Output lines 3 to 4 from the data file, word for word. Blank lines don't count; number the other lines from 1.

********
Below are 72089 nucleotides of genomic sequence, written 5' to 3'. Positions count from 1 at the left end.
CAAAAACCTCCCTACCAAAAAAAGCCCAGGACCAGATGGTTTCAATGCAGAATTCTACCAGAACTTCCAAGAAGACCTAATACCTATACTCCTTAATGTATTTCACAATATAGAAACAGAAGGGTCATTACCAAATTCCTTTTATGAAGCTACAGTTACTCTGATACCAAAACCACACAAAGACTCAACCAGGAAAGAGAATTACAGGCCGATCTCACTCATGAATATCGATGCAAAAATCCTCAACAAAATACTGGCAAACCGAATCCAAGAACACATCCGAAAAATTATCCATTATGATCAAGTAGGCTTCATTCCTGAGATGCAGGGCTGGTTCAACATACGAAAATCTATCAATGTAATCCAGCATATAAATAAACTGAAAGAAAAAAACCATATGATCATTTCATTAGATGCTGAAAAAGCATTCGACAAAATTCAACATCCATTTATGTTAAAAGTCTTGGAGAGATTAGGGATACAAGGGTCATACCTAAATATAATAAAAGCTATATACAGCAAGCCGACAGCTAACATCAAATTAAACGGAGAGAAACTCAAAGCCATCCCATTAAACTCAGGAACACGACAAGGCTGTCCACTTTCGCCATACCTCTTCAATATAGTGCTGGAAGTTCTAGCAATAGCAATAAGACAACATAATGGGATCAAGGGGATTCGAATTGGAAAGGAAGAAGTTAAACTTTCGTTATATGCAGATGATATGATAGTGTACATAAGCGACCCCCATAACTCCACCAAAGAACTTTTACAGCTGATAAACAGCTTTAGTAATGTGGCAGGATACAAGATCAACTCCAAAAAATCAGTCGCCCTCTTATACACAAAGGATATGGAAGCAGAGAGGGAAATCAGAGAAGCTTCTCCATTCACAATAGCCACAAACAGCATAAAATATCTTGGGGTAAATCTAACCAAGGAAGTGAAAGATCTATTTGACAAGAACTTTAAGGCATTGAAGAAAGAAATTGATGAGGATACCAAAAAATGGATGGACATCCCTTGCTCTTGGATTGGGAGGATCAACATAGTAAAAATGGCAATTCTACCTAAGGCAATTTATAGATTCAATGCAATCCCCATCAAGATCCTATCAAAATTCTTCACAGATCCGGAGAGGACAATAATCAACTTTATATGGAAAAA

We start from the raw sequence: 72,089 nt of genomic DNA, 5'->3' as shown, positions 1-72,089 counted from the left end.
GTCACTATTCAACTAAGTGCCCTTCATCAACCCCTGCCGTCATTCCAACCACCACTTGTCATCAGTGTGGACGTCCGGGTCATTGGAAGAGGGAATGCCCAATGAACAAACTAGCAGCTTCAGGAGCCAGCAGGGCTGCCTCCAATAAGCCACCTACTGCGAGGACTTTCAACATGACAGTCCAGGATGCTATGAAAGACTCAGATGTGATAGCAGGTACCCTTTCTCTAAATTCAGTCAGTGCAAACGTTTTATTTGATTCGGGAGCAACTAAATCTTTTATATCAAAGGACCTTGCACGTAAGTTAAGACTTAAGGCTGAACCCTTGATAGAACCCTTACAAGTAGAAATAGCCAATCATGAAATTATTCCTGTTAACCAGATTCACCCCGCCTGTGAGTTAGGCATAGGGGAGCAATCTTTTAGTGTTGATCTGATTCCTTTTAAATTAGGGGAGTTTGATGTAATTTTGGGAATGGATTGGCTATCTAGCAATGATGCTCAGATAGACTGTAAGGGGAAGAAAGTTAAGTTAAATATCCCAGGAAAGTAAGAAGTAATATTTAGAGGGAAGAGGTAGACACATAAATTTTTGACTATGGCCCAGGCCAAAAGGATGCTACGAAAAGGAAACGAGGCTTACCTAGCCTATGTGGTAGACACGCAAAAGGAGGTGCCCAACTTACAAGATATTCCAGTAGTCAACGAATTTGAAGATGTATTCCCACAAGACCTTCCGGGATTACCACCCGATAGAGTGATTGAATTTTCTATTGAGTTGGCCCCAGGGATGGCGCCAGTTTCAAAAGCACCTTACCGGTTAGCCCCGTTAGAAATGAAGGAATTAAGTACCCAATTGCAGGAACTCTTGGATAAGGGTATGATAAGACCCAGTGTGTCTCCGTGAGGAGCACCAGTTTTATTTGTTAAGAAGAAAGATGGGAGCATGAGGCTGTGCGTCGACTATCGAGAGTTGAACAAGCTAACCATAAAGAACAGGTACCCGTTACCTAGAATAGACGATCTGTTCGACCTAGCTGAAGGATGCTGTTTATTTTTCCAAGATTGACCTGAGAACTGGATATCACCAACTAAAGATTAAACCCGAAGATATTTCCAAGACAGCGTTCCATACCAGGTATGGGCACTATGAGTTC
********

We start from the raw sequence: 72,089 nt of genomic DNA, 5'->3' as shown, positions 1-72,089 counted from the left end.
GTCACTATTCAACTAAGTGCCCTTCATCAACCCCTGCCGTCATTCCAACCACCACTTGTCATCAGTGTGGACGTCCGGGTCATTGGAAGAGGGAATGCCCAATGAACAAACTAGCAGCTTCAGGAGCCAGCAGGGCTGCCTCCAATAAGCCACCTACTGCGAGGACTTTCAACATGACAGTCCAGGATGCTATGAAAGACTCAGATGTGATAGCAGGTACCCTTTCTCTAAATTCAGTCAGTGCAAACGTTTTATTTGATTCGGGAGCAACTAAATCTTTTATATCAAAGGACCTTGCACGTAAGTTAAGACTTAAGGCTGAACCCTTGATAGAACCCTTACAAGTAGAAATAGCCAATCATGAAATTATTCCTGTTAACCAGATTCACCCCGCCTGTGAGTTAGGCATAGGGGAGCAATCTTTTAGTGTTGATCTGATTCCTTTTAAATTAGGGGAGTTTGATGTAATTTTGGGAATGGATTGGCTATCTAGCAATGATGCTCAGATAGACTGTAAGGGGAAGAAAGTTAAGTTAAATATCCCAGGAAAGTAAGAAGTAATATTTAGAGGGAAGAGGTAGACACATAAATTTTTGACTATGGCCCAGGCCAAAAGGATGCTACGAAAAGGAAACGAGGCTTACCTAGCCTATGTGGTAGACACGCAAAAGGAGGTGCCCAACTTACAAGATATTCCAGTAGTCAACGAATTTGAAGATGTATTCCCACAAGACCTTCCGGGATTACCACCCGATAGAGTGATTGAATTTTCTATTGAGTTGGCCCCAGGGATGGCGCCAGTTTCAAAAGCACCTTACCGGTTAGCCCCGTTAGAAATGAAGGAATTAAGTACCCAATTGCAGGAACTCTTGGATAAGGGTATGATAAGACCCAGTGTGTCTCCGTGAGGAGCACCAGTTTTATTTGTTAAGAAGAAAGATGGGAGCATGAGGCTGTGCGTCGACTATCGAGAGTTGAACAAGCTAACCATAAAGAACAGGTACCCGTTACCTAGAATAGACGATCTGTTCGACCTAGCTGAAGGATGCTGTTTATTTTTCCAAGATTGACCTGAGAACTGGATATCACCAACTAAAGATTAAACCCGAAGATATTTCCAAGACAGCGTTCCATACCAGGTATGGGCACTATGAGTTC